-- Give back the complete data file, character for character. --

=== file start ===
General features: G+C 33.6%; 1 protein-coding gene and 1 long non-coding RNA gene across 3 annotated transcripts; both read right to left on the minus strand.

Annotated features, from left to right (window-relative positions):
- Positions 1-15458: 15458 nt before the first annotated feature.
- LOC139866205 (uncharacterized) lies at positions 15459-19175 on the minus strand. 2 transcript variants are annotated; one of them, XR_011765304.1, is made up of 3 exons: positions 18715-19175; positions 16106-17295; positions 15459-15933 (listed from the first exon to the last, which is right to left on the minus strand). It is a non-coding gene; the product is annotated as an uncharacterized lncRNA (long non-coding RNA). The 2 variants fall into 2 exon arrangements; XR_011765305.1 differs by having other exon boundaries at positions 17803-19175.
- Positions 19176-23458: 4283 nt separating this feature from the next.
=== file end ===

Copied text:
General features: G+C 33.6%; 1 protein-coding gene and 1 long non-coding RNA gene across 3 annotated transcripts; both read right to left on the minus strand.

Annotated features, from left to right (window-relative positions):
- Positions 1-15458: 15458 nt before the first annotated feature.
- LOC139866205 (uncharacterized) lies at positions 15459-19175 on the minus strand. 2 transcript variants are annotated; one of them, XR_011765304.1, is made up of 3 exons: positions 18715-19175; positions 16106-17295; positions 15459-15933 (listed from the first exon to the last, which is right to left on the minus strand). It is a non-coding gene; the product is annotated as an uncharacterized lncRNA (long non-coding RNA). The 2 variants fall into 2 exon arrangements; XR_011765305.1 differs by having other exon boundaries at positions 17803-19175.
- Positions 19176-23458: 4283 nt separating this feature from the next.